Portland Zine Symposium: Blue Interviews Breena! -
For this edition of AmaZine Day (Saturday, May 18th), we’ve lined up a two-part reading featuring some rad creators that have tabled at AmaZine Day and are active members of the Portland zine community! Amazine Day is a quarterly zine fest organized by PZS and happens at the IPRC. This…
I made a Packers mascot. Why not, they need one! Packer kind of sounds like an alien race right? So this is Greeny B, a Packer from outer space who has a taste for Lions, Vikings, and especially Bears
Oaks is back! www.oaksoaksoaks.com
What is the Hot Dog Club? It is precisely what it sounds like: a club of people who like hot dogs, despite all of the slander the sausage has endured across the years. We get together once a month and enjoy a hot dog at one of various hot dog establishments in our fine city of Portland. One of our founding members, Zech, created our sweet logo, and once you have a logo, it’s official!
Our inaugural meeting of the Hot Dog Club of Portland was held on January 30, at Franks A Lot (2845 E Burnside St, Portland). It’s a small stand alone A-Frame next to Whole Foods. It boasts a Pirate Flag. It’s owned and operated by Margo, a woman who proudly claims the title “the Hot Dog Lady.”
We came hungry. We came for hot dogs. We were not disappointed.
Never quick enough with the camera, Paul and Brian have already polished off their hot dogs and coke. Brian claimed his German Beer Frank “transported me to another world.” Paul’s Spicy Andouille sausage “wasn’t very spicy, but it was enjoyable.”
Zech and Nate had a good chuckle reminiscing about their hot dog lunch. Zech had an All-Beef Grilled Dog, with his favorite condiments: ketchup and sweet relish. He gave it an “A.” Nate had the Oktoberfest. When asked about it he replied with paranoia, “I didn’t know I was being judged.” How was the hot dog, though? “It could be a little more plump. Leave it to me to bring the hot dogs down.”
Alex and Lillie are striking a stoic pose because they take hot dogs seriously. Alex, too, had the Spicy Andouille. “I don’t believe there is such a thing as too spicy,” said he. It is worth noting, also, that Alex received a card upon his arrival which was good for one free hot dog, and promptly used it to buy his meal. Who says there is no such thing as a free lunch? Lillie, our vegan representative, enjoyed a vegan dog which was wrapped in enough foil to fashion a space helmet, if she so desires (Lillie did not comment on the matter.)
Of course it is not a requirement to eat hot dogs at the Hot Dog Club. Some members such as Rebec, Megan, and her little pal, attended the meeting as observers, enjoying alternative options from neighboring Whole Foods. Rebec was kind enough to bring potato chips along to share with the group. “It’s nice having a lunchtime club,” said Rebec. “There is less social expectation.” It’s true.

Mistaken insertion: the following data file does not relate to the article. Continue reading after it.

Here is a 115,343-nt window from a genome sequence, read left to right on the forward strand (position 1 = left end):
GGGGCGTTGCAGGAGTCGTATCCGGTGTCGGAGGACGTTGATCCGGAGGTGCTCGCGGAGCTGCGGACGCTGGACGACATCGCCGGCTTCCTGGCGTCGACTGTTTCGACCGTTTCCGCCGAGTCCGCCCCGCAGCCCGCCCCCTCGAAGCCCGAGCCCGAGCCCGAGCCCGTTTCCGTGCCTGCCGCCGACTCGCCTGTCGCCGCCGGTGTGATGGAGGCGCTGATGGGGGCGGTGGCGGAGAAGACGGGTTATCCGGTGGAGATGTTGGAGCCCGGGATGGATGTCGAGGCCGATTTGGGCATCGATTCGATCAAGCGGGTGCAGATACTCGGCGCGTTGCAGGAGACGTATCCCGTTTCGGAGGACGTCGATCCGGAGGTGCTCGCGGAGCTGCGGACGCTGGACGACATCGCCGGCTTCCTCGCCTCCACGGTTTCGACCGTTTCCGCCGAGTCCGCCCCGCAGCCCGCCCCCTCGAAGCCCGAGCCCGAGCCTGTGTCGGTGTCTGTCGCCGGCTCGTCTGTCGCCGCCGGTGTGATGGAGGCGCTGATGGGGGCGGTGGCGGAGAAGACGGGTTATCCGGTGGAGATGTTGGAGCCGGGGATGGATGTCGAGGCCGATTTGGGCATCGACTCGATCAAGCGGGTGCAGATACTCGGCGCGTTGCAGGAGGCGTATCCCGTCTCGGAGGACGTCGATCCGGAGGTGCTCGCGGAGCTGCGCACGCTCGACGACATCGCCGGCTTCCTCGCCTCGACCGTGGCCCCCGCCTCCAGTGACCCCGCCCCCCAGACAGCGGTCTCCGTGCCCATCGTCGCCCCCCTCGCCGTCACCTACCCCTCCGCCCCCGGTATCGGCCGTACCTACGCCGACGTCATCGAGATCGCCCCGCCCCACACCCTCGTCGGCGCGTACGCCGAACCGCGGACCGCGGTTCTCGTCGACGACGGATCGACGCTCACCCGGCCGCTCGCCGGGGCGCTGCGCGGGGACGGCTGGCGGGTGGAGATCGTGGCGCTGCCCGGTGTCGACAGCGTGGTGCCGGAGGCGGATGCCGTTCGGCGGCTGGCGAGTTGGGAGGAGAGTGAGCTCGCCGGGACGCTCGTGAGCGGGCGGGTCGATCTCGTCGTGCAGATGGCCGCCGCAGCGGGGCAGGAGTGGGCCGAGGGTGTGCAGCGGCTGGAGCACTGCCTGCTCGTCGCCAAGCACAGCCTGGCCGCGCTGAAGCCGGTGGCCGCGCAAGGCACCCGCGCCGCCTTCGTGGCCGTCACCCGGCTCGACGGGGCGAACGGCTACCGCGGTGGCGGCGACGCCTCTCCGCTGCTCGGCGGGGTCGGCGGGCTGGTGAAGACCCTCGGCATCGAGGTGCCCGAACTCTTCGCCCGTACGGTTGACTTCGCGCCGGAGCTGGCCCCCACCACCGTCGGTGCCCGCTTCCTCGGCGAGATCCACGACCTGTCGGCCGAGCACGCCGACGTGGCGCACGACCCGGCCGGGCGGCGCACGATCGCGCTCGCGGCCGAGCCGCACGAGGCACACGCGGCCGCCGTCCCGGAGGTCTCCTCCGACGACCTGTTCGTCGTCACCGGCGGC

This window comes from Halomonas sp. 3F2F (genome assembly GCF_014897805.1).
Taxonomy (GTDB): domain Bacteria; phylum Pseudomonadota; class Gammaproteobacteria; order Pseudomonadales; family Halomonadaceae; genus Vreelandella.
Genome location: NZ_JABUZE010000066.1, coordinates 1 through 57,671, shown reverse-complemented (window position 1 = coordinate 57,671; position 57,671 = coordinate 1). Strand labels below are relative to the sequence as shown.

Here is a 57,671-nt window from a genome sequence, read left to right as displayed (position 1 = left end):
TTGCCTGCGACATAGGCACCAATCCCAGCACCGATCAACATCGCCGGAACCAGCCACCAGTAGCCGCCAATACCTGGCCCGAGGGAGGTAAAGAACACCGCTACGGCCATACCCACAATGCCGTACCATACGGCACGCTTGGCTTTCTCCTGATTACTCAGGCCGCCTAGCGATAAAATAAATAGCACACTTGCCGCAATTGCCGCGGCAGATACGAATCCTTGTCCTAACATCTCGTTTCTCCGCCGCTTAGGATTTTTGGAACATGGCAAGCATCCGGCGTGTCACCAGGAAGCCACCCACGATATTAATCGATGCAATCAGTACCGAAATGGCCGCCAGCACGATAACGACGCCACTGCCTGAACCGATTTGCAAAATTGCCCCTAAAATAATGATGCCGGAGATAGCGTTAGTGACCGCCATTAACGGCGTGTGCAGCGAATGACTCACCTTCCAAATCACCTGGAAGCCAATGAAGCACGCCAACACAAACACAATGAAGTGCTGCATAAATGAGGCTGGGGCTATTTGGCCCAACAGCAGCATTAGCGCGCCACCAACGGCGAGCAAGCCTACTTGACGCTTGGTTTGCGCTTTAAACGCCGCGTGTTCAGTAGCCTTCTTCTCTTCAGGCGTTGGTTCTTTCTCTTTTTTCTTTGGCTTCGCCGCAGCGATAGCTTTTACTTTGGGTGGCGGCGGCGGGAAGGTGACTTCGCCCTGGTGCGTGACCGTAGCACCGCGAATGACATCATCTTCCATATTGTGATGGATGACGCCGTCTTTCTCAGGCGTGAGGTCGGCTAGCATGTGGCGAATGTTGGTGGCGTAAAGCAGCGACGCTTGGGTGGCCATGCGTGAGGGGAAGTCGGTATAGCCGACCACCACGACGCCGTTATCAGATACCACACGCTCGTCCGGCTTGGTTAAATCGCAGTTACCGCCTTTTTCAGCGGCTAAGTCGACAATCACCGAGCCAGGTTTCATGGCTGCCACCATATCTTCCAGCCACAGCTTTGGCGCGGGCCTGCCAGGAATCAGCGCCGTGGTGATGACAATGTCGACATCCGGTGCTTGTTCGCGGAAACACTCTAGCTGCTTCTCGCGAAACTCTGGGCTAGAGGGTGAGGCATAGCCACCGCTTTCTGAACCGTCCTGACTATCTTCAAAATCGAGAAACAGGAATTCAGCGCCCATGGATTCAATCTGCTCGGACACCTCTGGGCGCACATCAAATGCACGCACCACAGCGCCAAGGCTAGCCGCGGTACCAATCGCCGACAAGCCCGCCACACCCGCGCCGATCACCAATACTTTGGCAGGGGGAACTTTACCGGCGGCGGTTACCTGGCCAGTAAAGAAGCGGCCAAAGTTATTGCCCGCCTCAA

Ted indulged in a Polish Frank, “grilled, not steamed.” When Breena, a Green Bay native, told him that she had gotten a Chicago Style Frank, Ted remarked, “Chicago? You’re betraying your team by ordering that!”
After lunch, things started to get a little crazy.
And then even crazier.
This is the Hot Dog Club, after all. If we weren’t crazy, we’d be doing something wrong.
My girlfriend said this to me yesterday.
Also, I am doing comics now. Like her! What a rip off.
I was just messing around and I accidently broke my girlfriend’s neck.
Breena & I made you a to-do list for when you visit us.
Everyone seems to be sharing their American Elf tributes here on the tumblers, so here’s mine which I posted on December 31st, my last comic of 2012, along with this description:
American Elf is the comic that, for me, set things into motion. I was at an impasse, confused if I was a painter or cartoonist, a fine artist or entertainer. I thought that for a comic to have merit it had to be grand, in the vein of Maus or Blankets or Jimmy Corrigan. And then my friend Gwen introduced me to James Kochalka’s daily diary comic, and I began to understand. If you have comics in you, you have to get them out. Today James posted his last American Elf comic after drawing them for 14 years (if that doesn’t qualify it as “grand” I’m not sure what does). I can’t imagine how strange that must feel for him, but as one of many who has been inspired by him — Easel Ain’t Easy comics began as a direct result of my Elf exposure — I can only say how thankful we are for all of the time, energy, and emotion that he put into it. Let’s all do the Elf proud!
Oil figure study from college. Always liked this one.